[The debut edition of “Real Life Rock Top 10” in the Voice]
1. Reducers: “Let’s Go,” from the sampler Epic Presents the Unsigned (Epic)
Most of the stuff here is novelty-record cute; this pained nervous stomp is part ’56 rockabilly, part ’64 British Invasion, part ’77 punk–timeless. Chasing themselves out of their hometown of New London, Connecticut, to Paris to Texas to Munich, the Reducers just want to get out of here, and then get out of there. They only have to name a place to leave it.
2. Billy Ocean: “When the Going Gets Tough, the Tough Get Going” (Jive/Arista)
This piece of radio fodder isn’t “Billie Jean,” but it’s a beautifully layered conversation–after a hundred shots on the radio, the female chorus seems to be made up of real people. As for the line about “Your love is like a slow train coming”–is that what Bob Dylan meant?
3. Godzilla (Takara, Japan)
It was established long ago that all Japanese rock ‘n’ roll derives from Godzilla movies; at one and one-half inches high, this rubber monster spits fire when you rev its wheels, then runs flat out for 50 feet when you let it go, which is more than you can say for most Japanses rock ‘n’ roll. About $4 in better weird-toy, comix, or sci-fi stores.
4. W.T. Lhamon Jr: “Little Richard as a Folk Performer,” in Studies in Popular Culture, VIII:2, 1985 (c/o Gary L. Harmon, Department of Language and Literature, University of North Florida, Jacksonville, Florida 33216)
“One of the more obscuring claims critics make about the origins of rock music,” Lhamon begins, “is that individual genius conceived it.” Little Richard Penniman was not sui generis, Lhamon goes on: he was a product of the late ’40s/early ’50s “milieu of afternoon bars, minstrel shows, gay clubs, carny midways, folk patois, blues lyrics, road bonding, and the postwar leisure of Northern soldiers bored in Southern towns.” Lhamon proves his case in frightening detail–at least, the way he traces Richard’s “Miss Ann” to a 16th century British nursery rhyme frightens me–and he’s just as strong making sense of the explosively new appeal of Richard’s presumptively old story. On the originally obscene “Tutti Frutti” in 1955 “…the puns on ‘Sue’ and ‘Daisy’ titilated uninitiated audiences simply as references to good opposite-sex partners. At another level in these days of desegregation, Daisy and Sue were racially moot names… Was Little Richard probing the delights of miscegenated sex? At a third level, and to other audiences, Daisy and Sue were knowing referents to drag queens; in the clubs Little Richard had presented himself as Princess Lavonne. In seeming to sanitize ‘Tutti Frutti’ [producer Bumps] Blackwell, [co-writer Dorothy] La Bostrie, and Penniman had instead sublimated it with small nodes of latent excitement. Most audiences probably did not suspect any of this… but the singer knew, Blackwell knew, and so did the musicians… Their performance took on a licentious exuberance commensurate to their release from restraint.” In other words, rock ‘n’ roll began as a code its new fans didn’t know they were deciphering–a code that deciphered them.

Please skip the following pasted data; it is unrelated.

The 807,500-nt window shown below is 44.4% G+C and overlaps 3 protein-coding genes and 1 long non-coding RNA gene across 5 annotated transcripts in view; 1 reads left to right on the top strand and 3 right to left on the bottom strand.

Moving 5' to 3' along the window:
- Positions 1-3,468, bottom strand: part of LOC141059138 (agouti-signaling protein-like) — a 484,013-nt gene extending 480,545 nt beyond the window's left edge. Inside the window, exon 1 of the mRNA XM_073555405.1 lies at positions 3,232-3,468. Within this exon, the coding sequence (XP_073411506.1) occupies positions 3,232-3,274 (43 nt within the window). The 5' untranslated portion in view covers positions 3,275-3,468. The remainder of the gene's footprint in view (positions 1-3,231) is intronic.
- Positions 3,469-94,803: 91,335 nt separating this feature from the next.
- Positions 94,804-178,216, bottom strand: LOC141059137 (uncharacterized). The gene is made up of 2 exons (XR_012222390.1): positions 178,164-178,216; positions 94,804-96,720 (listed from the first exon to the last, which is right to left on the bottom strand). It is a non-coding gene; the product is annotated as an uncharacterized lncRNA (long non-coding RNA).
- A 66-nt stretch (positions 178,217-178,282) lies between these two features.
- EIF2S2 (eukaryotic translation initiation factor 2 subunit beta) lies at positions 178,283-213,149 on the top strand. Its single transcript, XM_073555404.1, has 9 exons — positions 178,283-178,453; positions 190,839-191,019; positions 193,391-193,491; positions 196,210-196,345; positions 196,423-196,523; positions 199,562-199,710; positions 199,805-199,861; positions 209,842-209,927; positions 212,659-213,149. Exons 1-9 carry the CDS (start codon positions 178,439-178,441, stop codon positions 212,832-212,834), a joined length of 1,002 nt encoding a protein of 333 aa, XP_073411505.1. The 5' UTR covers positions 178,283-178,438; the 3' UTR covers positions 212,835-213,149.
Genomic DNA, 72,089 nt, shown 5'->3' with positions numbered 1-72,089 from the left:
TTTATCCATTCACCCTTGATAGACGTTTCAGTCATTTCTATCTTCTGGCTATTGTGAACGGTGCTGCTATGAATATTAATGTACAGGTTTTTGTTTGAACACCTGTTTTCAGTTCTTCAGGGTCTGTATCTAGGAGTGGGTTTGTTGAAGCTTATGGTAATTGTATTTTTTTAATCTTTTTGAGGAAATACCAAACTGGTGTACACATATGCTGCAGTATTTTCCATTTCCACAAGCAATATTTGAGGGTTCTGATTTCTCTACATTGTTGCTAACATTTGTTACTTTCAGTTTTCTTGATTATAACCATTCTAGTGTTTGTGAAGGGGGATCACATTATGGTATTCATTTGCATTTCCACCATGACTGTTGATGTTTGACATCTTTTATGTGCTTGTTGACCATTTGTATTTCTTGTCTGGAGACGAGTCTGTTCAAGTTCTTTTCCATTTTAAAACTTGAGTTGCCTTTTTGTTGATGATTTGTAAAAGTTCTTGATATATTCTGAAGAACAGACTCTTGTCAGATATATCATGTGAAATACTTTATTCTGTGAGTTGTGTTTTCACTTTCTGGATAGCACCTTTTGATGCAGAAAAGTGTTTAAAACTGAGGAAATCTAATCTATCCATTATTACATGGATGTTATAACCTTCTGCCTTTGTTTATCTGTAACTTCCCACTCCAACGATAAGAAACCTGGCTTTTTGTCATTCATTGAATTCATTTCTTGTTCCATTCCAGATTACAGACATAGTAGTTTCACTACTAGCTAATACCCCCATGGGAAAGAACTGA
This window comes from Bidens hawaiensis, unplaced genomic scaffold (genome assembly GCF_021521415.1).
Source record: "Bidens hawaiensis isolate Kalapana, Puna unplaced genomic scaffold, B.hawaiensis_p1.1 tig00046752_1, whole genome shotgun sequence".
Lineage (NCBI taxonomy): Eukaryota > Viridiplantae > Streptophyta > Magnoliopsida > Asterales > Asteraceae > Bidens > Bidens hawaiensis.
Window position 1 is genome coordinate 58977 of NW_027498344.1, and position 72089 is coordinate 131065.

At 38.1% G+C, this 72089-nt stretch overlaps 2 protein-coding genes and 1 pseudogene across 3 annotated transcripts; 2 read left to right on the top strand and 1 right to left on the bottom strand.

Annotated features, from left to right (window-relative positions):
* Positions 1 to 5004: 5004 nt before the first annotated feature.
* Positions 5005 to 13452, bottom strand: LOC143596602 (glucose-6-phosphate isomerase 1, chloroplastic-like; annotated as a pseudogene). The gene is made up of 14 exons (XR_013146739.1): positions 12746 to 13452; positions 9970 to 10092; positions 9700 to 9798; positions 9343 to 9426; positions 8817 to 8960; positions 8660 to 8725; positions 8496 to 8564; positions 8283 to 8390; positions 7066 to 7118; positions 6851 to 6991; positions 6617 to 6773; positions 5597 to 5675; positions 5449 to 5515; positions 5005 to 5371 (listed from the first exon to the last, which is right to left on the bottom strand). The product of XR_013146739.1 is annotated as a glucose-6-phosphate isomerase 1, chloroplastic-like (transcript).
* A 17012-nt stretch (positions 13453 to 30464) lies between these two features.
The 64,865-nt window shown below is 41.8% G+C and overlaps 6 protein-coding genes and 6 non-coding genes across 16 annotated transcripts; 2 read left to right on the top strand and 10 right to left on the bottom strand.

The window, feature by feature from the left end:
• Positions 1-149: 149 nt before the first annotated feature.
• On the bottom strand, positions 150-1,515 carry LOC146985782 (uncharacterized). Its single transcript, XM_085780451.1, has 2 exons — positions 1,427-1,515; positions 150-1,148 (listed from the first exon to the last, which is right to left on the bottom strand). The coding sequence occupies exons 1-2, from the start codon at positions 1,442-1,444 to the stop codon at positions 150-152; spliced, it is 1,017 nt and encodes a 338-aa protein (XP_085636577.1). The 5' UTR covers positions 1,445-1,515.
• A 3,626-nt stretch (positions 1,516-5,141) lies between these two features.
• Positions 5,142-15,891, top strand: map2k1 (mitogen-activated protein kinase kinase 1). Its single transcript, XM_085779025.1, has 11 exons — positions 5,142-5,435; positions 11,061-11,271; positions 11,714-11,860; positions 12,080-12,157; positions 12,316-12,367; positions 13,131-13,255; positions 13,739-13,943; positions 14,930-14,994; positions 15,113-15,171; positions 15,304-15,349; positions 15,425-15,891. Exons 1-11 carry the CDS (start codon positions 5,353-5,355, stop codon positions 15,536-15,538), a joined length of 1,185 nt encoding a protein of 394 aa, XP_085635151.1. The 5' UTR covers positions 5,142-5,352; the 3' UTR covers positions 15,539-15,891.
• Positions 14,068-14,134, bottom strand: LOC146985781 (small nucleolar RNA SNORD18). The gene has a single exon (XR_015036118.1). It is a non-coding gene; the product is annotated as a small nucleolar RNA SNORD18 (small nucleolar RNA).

5. Lime: “Say You Love Me” from Unexpected Lovers (TSR)
Shirley and Lee go disco–except this isn’t Shirley and Lee. But Denyse Le Page has Shirley’s impossibly high, quavering voice, and 30 years after “Let the Good Times Roll” or 11 after “Shame, Shame, Shame,” it will do.
6. Sam Cooke: “Just for You,” from The Man and His Music (RCA reissue, 1956-1964)
According to Joel Whitburn’s Top Pop 1955-1982, this exquisitely syncopated 1961 ballad, Cooke’s only release on his own S.A.R. label, never made the charts–which is either Whitburn’s first documented mistake, or God’s latest.
7. The Costello Show (featuring Elvis Costello): “Brand New Hairdo” (CBS)
Not on the new King of America, and nothing like it, either: fast, noisy, and nasty.
8. Bette Midler: “You Belong to Me,” in Down and Out in Beverly Hills (Buena Vista)
9. Sandy Denny: Who Knows Where the Time Goes? (Hannibal reissue, 1967-77)
Four LPs in a box, much unreleased material, not all of it terrific–merely those moments (“Tam Lin,” “Listen, Listen,” “Autopsy”) where all that “folk rock” was supposed to mean was put into play.
10. Loyal Jones: Minstrel of the Appalachians–The Story of Bascom Lamar Lunsford (Appalachian Consortium Press, Boone, North Carolina, $10.95, available from Down Home Music Company, 10341 San Pablo Avenue, El Cerrito, Caliornia 94539
In 1924 a North Carolina lawyer named Bascom Lamar Lunsford (1882-1973) recorded a traditional mountain ballad called “I Wish I Was a Mole in the Ground”; six decades later, the marriage of fatalism and desire in his performance defines American mysticism, as it likely would have done six decades before. According to this book, everything Lunsford did was interesting, and so is everything in this book.
Village Voice, February 18, 1986